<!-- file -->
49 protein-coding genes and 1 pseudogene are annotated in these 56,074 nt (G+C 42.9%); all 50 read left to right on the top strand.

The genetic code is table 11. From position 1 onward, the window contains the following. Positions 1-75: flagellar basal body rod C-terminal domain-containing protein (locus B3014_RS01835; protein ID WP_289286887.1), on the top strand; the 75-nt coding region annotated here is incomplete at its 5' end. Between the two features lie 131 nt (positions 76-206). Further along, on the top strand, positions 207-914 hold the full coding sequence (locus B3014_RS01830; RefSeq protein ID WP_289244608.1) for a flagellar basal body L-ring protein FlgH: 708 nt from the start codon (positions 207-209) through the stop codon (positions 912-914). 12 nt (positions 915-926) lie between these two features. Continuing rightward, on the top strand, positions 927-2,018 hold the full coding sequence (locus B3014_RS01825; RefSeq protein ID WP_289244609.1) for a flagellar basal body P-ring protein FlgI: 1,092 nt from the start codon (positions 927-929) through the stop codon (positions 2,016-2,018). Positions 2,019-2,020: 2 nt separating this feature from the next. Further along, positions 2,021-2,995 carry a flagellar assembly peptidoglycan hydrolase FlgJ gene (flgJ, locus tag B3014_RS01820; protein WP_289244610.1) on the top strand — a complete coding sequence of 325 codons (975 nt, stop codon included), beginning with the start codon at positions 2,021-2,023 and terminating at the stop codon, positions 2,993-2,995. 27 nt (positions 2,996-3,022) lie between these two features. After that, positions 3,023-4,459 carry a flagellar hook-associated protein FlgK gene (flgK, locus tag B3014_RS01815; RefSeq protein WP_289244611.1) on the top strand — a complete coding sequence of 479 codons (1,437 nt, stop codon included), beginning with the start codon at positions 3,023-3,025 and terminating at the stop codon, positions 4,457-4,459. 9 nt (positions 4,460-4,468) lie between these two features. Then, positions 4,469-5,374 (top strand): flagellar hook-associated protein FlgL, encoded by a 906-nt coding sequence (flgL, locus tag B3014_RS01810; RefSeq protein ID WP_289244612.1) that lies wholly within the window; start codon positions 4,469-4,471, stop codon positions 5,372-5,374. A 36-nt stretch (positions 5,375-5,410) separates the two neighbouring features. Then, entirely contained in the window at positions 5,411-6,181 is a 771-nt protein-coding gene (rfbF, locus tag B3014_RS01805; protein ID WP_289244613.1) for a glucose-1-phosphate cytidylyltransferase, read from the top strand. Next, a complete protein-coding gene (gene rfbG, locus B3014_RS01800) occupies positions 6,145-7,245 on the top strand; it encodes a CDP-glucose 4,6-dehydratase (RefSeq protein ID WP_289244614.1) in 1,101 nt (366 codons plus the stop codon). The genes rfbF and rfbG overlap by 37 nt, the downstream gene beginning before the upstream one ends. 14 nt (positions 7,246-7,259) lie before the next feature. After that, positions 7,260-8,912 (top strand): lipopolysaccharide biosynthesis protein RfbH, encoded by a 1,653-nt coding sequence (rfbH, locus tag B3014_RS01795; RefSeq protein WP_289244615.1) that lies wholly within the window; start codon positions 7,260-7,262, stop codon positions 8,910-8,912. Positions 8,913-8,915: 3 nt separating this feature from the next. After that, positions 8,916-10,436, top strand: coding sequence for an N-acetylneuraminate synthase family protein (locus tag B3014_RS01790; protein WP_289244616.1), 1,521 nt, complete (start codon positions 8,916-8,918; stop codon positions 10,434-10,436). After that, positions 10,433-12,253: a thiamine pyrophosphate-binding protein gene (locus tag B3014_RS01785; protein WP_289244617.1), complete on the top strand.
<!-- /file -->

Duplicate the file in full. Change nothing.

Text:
49 protein-coding genes and 1 pseudogene are annotated in these 56,074 nt (G+C 42.9%); all 50 read left to right on the top strand.

The genetic code is table 11. From position 1 onward, the window contains the following. Positions 1-75: flagellar basal body rod C-terminal domain-containing protein (locus B3014_RS01835; protein ID WP_289286887.1), on the top strand; the 75-nt coding region annotated here is incomplete at its 5' end. Between the two features lie 131 nt (positions 76-206). Further along, on the top strand, positions 207-914 hold the full coding sequence (locus B3014_RS01830; RefSeq protein ID WP_289244608.1) for a flagellar basal body L-ring protein FlgH: 708 nt from the start codon (positions 207-209) through the stop codon (positions 912-914). 12 nt (positions 915-926) lie between these two features. Continuing rightward, on the top strand, positions 927-2,018 hold the full coding sequence (locus B3014_RS01825; RefSeq protein ID WP_289244609.1) for a flagellar basal body P-ring protein FlgI: 1,092 nt from the start codon (positions 927-929) through the stop codon (positions 2,016-2,018). Positions 2,019-2,020: 2 nt separating this feature from the next. Further along, positions 2,021-2,995 carry a flagellar assembly peptidoglycan hydrolase FlgJ gene (flgJ, locus tag B3014_RS01820; protein WP_289244610.1) on the top strand — a complete coding sequence of 325 codons (975 nt, stop codon included), beginning with the start codon at positions 2,021-2,023 and terminating at the stop codon, positions 2,993-2,995. 27 nt (positions 2,996-3,022) lie between these two features. After that, positions 3,023-4,459 carry a flagellar hook-associated protein FlgK gene (flgK, locus tag B3014_RS01815; RefSeq protein WP_289244611.1) on the top strand — a complete coding sequence of 479 codons (1,437 nt, stop codon included), beginning with the start codon at positions 3,023-3,025 and terminating at the stop codon, positions 4,457-4,459. 9 nt (positions 4,460-4,468) lie between these two features. Then, positions 4,469-5,374 (top strand): flagellar hook-associated protein FlgL, encoded by a 906-nt coding sequence (flgL, locus tag B3014_RS01810; RefSeq protein ID WP_289244612.1) that lies wholly within the window; start codon positions 4,469-4,471, stop codon positions 5,372-5,374. A 36-nt stretch (positions 5,375-5,410) separates the two neighbouring features. Then, entirely contained in the window at positions 5,411-6,181 is a 771-nt protein-coding gene (rfbF, locus tag B3014_RS01805; protein ID WP_289244613.1) for a glucose-1-phosphate cytidylyltransferase, read from the top strand. Next, a complete protein-coding gene (gene rfbG, locus B3014_RS01800) occupies positions 6,145-7,245 on the top strand; it encodes a CDP-glucose 4,6-dehydratase (RefSeq protein ID WP_289244614.1) in 1,101 nt (366 codons plus the stop codon). The genes rfbF and rfbG overlap by 37 nt, the downstream gene beginning before the upstream one ends. 14 nt (positions 7,246-7,259) lie before the next feature. After that, positions 7,260-8,912 (top strand): lipopolysaccharide biosynthesis protein RfbH, encoded by a 1,653-nt coding sequence (rfbH, locus tag B3014_RS01795; RefSeq protein WP_289244615.1) that lies wholly within the window; start codon positions 7,260-7,262, stop codon positions 8,910-8,912. Positions 8,913-8,915: 3 nt separating this feature from the next. After that, positions 8,916-10,436, top strand: coding sequence for an N-acetylneuraminate synthase family protein (locus tag B3014_RS01790; protein WP_289244616.1), 1,521 nt, complete (start codon positions 8,916-8,918; stop codon positions 10,434-10,436). After that, positions 10,433-12,253: a thiamine pyrophosphate-binding protein gene (locus tag B3014_RS01785; protein WP_289244617.1), complete on the top strand.